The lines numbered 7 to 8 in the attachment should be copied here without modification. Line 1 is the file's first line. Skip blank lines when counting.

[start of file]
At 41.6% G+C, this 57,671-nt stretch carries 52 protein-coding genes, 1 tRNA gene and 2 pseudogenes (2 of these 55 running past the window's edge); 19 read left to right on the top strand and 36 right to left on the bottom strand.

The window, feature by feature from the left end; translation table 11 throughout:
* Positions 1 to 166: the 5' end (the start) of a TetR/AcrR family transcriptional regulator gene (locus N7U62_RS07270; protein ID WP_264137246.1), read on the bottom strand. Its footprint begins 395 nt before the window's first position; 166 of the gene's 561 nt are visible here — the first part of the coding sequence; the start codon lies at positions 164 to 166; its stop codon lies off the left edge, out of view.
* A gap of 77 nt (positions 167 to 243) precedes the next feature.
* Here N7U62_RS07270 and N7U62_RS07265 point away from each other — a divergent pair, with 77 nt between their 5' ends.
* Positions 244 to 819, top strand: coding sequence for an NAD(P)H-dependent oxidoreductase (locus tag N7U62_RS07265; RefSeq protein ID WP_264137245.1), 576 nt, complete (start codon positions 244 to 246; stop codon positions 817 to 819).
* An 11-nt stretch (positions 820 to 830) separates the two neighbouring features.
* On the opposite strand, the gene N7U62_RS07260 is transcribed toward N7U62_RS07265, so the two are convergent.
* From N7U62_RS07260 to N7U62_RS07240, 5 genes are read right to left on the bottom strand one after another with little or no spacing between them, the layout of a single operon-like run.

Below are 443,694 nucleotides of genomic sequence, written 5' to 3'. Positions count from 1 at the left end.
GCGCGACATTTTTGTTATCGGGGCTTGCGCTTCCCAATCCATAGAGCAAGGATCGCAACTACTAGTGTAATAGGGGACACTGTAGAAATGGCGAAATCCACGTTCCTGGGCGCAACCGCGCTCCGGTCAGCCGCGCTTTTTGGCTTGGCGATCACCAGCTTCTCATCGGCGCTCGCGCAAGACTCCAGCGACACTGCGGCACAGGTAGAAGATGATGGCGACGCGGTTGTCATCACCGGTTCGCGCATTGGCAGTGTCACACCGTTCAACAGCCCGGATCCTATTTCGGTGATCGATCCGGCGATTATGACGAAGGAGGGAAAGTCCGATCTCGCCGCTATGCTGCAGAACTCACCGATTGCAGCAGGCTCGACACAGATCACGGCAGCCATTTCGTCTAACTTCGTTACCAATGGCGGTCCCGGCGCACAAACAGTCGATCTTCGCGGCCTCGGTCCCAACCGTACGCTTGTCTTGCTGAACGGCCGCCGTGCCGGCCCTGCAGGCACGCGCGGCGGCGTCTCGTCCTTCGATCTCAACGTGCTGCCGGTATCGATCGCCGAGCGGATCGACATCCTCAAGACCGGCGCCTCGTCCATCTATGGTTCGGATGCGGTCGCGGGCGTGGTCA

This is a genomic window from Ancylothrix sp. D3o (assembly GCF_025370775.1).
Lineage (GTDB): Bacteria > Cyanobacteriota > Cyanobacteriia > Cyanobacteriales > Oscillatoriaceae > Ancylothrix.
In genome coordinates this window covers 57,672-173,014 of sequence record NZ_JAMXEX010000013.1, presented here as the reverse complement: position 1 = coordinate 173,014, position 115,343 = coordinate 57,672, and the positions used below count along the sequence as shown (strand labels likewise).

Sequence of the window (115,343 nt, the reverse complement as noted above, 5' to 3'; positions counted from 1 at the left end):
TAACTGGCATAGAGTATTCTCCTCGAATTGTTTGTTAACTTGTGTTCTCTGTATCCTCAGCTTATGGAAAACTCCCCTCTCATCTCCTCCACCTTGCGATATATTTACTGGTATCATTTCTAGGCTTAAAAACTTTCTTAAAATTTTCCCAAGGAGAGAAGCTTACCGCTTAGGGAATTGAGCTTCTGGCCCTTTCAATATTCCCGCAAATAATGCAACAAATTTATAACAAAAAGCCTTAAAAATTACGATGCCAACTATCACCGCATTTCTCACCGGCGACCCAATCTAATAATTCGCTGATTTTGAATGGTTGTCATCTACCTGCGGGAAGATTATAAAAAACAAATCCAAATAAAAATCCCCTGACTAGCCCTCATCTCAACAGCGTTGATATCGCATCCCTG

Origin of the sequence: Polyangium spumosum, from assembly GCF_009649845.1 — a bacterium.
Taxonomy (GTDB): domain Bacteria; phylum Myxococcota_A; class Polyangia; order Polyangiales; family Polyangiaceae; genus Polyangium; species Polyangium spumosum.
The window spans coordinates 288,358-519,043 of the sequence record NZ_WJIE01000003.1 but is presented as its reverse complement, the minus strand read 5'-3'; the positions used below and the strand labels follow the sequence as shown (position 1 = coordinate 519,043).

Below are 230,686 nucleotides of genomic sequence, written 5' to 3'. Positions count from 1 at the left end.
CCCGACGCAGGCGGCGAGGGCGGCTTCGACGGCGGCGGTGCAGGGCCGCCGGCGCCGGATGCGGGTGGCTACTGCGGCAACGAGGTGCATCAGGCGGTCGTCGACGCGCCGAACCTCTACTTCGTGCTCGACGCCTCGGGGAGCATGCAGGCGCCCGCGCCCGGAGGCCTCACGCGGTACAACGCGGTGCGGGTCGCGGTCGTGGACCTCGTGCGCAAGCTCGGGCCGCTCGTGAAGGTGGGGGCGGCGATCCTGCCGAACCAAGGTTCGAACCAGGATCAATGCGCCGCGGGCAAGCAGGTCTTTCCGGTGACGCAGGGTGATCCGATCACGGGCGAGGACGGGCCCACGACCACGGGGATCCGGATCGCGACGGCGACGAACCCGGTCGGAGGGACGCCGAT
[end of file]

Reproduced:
* An 11-nt stretch (positions 820 to 830) separates the two neighbouring features.
* On the opposite strand, the gene N7U62_RS07260 is transcribed toward N7U62_RS07265, so the two are convergent.